On 29 March 2019 the Charity Commission published new guidance on charities connected with non-charitable organisations. Part of the Commission’s focus is on charities that share and recharge costs with a trading subsidiary.
In many cases the cost allocation or recharge between the two is at best, ill-defined, and at worst, completely artificial. The Charity Commission recommends using written agreements or contracts to protect both parties, but a service level agreement (SLA) between the two entities defining the costs is often absent.
So, the short answer to the question above is yes, you should have an SLA. But first, let’s look at what that means.
What is a service level agreement?
An SLA in this case should ideally be a written agreement between two entities that defines the relationship between them, and also lays out clear policies and guidelines on how costs should be allocated in each entity, and the method by which those costs will be recharged (and when). The agreement should be signed by the parent charity trustees and the subsidiary directors. It should also be reviewed regularly for any change in circumstances.
The methods for calculating and apportioning costs should be reasonably detailed where possible. Arbitrary figures or guesswork is likely to be looked at closely in any HMRC review.
Why might I need one?
What might be the risk if you don’t do this? The problem is a balancing act between two possible issues.
On one hand, if the charity is allocating costs to the trading subsidiary that bear no relation to the trading activities, then HMRC can argue that these costs do not relate to the business and should be disallowed. This could create a larger taxable profit in the subsidiary.
That’s no problem I hear you say, we will just Gift Aid that anyway! The danger is that if your subsidiary doesn’t have sufficient reserves to Gift Aid all the larger amount, it will end up with a tax bill. The subsidiary must not pay over more than it can afford, and a large amount of disallowed costs could easily create a difficult situation.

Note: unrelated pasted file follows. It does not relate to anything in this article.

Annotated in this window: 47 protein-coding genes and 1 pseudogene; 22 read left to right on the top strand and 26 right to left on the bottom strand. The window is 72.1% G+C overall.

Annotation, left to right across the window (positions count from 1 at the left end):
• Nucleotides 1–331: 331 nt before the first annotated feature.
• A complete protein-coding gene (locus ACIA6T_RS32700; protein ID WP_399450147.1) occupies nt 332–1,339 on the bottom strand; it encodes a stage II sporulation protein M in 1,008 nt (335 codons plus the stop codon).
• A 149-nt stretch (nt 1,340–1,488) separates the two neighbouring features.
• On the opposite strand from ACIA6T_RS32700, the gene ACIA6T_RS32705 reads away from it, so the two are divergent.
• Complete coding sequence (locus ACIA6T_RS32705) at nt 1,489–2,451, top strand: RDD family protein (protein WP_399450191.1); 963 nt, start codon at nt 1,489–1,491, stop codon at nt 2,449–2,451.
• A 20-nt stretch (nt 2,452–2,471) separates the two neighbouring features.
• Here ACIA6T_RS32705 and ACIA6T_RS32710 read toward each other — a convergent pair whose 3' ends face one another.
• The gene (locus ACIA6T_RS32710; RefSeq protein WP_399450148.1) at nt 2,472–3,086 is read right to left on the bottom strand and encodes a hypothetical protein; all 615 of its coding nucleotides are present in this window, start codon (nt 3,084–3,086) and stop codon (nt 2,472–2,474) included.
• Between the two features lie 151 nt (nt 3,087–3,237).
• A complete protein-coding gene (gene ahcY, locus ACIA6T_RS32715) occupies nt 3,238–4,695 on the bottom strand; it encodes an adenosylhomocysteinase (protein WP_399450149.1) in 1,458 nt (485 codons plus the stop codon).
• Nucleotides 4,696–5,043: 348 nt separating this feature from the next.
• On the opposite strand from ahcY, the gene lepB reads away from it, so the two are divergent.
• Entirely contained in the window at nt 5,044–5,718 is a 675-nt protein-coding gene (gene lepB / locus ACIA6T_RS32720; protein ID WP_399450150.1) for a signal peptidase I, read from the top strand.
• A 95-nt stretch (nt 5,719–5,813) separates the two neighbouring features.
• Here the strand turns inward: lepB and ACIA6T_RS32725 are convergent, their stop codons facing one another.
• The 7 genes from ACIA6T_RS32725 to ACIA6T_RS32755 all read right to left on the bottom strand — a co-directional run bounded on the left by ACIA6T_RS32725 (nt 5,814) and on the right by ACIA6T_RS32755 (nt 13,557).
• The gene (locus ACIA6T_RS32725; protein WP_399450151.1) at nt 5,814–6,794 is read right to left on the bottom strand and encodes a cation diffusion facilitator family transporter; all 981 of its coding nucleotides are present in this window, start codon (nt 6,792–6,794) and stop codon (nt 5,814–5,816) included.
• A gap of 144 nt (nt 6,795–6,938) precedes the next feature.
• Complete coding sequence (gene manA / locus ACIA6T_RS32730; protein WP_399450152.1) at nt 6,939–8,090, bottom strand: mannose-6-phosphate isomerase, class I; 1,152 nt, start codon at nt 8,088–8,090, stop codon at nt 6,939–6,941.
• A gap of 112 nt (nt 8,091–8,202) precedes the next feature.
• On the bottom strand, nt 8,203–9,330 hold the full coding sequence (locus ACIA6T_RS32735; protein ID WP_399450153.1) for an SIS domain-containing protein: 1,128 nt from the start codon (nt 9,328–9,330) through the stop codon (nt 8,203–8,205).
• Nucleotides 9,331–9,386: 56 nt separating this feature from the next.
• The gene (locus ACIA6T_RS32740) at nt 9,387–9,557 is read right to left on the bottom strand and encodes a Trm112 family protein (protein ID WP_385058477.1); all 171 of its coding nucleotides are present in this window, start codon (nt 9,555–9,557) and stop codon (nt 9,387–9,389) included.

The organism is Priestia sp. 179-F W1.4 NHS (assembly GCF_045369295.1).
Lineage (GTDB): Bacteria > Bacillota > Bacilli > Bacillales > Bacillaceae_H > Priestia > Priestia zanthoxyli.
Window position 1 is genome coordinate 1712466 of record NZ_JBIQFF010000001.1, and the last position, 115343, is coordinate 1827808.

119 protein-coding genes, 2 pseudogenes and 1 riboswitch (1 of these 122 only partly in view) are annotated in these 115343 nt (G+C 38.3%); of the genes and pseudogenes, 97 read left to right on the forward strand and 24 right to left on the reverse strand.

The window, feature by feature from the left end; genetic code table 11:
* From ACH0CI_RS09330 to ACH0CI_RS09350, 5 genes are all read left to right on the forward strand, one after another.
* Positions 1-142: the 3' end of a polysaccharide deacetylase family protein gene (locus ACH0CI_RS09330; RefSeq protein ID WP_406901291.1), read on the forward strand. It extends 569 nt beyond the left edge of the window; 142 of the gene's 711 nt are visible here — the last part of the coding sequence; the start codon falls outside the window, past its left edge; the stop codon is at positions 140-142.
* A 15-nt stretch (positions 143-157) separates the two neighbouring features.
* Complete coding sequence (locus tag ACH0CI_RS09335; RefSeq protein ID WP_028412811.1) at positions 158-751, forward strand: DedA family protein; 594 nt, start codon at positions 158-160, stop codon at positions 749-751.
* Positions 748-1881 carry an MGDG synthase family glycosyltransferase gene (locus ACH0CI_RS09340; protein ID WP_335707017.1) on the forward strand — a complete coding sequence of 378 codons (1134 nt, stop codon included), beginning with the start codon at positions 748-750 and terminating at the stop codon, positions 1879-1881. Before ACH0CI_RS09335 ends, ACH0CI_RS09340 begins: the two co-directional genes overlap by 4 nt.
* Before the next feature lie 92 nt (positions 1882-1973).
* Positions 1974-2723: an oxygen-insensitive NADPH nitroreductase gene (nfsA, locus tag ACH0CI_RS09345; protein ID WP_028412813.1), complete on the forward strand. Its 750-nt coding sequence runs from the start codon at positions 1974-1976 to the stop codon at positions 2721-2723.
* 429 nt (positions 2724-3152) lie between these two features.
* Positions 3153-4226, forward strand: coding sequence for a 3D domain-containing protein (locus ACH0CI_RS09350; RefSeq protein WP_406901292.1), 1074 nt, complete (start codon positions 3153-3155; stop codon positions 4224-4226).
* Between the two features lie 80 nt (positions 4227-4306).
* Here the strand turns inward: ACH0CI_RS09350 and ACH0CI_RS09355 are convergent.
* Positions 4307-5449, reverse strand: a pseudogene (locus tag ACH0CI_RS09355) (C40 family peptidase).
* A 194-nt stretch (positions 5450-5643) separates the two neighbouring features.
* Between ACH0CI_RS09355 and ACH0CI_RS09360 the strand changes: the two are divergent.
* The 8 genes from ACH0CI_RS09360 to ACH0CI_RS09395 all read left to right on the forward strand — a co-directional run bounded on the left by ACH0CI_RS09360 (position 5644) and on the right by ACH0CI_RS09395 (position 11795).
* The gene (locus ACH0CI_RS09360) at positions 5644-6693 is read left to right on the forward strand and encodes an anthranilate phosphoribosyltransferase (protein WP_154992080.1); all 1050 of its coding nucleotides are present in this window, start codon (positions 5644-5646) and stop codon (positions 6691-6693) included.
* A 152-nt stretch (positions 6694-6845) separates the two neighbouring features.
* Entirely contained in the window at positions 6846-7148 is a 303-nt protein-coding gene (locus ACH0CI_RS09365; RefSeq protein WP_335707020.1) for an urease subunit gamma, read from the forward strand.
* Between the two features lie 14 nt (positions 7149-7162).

On the other hand, the charity itself could be carrying costs that relate to its trading activities. This not only masks the performance of the trading activities by creating false profits but also creates the possibility of the HMRC arguing that the charity costs are not being used for a charitable purpose – with a potential tax liability as a result (in the charity itself). Public perception of such items would also be very poor.
An SLA acts to clarify the position, and safeguard against possible enquiries in the future. It also forces trustees and management to think clearly about cost allocation while drawing up the agreement. In many cases you may be surprised at how the current process works, or whether it fairly reflects costs allocations between the two entities.
Other services that are shared
It’s not just recharged costs that are affected by the relationship, there are other important considerations such as data sharing and GDPR, the use of brands and logos, and the use or access to premises and fixed assets.
The relationships can be complex and any SLA should try to consider all potential shared factors to ensure that in future, any potential disputes or confusion over ownership is minimised.
The use of a SLA is covered in section 6 of the guidance. Furthermore, the new guidance includes an Appendix and a checklist (Checklist 1) which is aimed at all trading subsidiaries of charities. Trustees and management should read and complete this checklist to ensure that they have considered the trading subsidiary operations, risk and independence. Please see: https://www.gov.uk/guidance/guidance-for-charities-with-a-connection-to-a-non-charity
Having an SLA is not a magic bullet, and any costs that appear to be artificially allocated will always draw attention. But it will always be a factor in minimising the risks involved in such relationships, and a useful management tool in understanding both the charity’s activities and also the real costs in its trading subsidiary. It’s always best to be prepared.
We recommend all trustees get acquainted with the guidance from the Charity Commission referred to above, especially section 6 on the use of written agreements.
This article was written by Charity Specialist Michael Cooper-Davis. If you have any questions regarding this article you can contact Michael using the form below.
We always recommend that you seek advice from a suitably qualified adviser before taking any action. The information in this article only serves as a guide and no responsibility for loss occasioned by any person acting or refraining from action as a result of this material can be accepted by the authors or the firm.
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